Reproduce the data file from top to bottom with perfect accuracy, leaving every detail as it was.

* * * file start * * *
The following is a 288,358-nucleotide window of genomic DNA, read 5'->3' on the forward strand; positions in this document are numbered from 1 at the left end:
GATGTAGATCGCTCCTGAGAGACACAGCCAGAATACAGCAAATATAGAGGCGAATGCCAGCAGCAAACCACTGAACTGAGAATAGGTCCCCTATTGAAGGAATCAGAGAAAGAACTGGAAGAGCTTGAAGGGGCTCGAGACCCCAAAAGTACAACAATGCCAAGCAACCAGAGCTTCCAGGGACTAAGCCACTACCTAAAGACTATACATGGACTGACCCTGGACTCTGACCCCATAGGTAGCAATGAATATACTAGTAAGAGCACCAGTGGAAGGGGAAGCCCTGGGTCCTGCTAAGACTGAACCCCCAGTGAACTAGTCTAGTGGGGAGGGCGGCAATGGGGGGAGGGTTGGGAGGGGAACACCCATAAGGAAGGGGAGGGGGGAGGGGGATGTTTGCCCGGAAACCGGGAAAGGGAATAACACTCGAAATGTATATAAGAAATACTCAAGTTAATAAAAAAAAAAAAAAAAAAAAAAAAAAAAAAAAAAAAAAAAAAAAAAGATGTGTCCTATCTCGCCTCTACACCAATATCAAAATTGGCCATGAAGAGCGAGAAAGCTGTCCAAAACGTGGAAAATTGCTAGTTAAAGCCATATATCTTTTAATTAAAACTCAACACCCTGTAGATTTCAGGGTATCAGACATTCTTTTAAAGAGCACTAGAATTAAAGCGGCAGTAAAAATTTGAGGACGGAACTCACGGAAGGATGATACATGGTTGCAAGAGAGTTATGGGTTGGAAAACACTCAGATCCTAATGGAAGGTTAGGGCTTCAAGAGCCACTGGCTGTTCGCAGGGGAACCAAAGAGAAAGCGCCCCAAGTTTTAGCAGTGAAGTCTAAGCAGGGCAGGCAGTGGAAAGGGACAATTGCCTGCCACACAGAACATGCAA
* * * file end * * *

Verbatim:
The following is a 288,358-nucleotide window of genomic DNA, read 5'->3' on the forward strand; positions in this document are numbered from 1 at the left end:
GATGTAGATCGCTCCTGAGAGACACAGCCAGAATACAGCAAATATAGAGGCGAATGCCAGCAGCAAACCACTGAACTGAGAATAGGTCCCCTATTGAAGGAATCAGAGAAAGAACTGGAAGAGCTTGAAGGGGCTCGAGACCCCAAAAGTACAACAATGCCAAGCAACCAGAGCTTCCAGGGACTAAGCCACTACCTAAAGACTATACATGGACTGACCCTGGACTCTGACCCCATAGGTAGCAATGAATATACTAGTAAGAGCACCAGTGGAAGGGGAAGCCCTGGGTCCTGCTAAGACTGAACCCCCAGTGAACTAGTCTAGTGGGGAGGGCGGCAATGGGGGGAGGGTTGGGAGGGGAACACCCATAAGGAAGGGGAGGGGGGAGGGGGATGTTTGCCCGGAAACCGGGAAAGGGAATAACACTCGAAATGTATATAAGAAATACTCAAGTTAATAAAAAAAAAAAAAAAAAAAAAAAAAAAAAAAAAAAAAAAAAAAAAAGATGTGTCCTATCTCGCCTCTACACCAATATCAAAATTGGCCATGAAGAGCGAGAAAGCTGTCCAAAACGTGGAAAATTGCTAGTTAAAGCCATATATCTTTTAATTAAAACTCAACACCCTGTAGATTTCAGGGTATCAGACATTCTTTTAAAGAGCACTAGAATTAAAGCGGCAGTAAAAATTTGAGGACGGAACTCACGGAAGGATGATACATGGTTGCAAGAGAGTTATGGGTTGGAAAACACTCAGATCCTAATGGAAGGTTAGGGCTTCAAGAGCCACTGGCTGTTCGCAGGGGAACCAAAGAGAAAGCGCCCCAAGTTTTAGCAGTGAAGTCTAAGCAGGGCAGGCAGTGGAAAGGGACAATTGCCTGCCACACAGAACATGCAA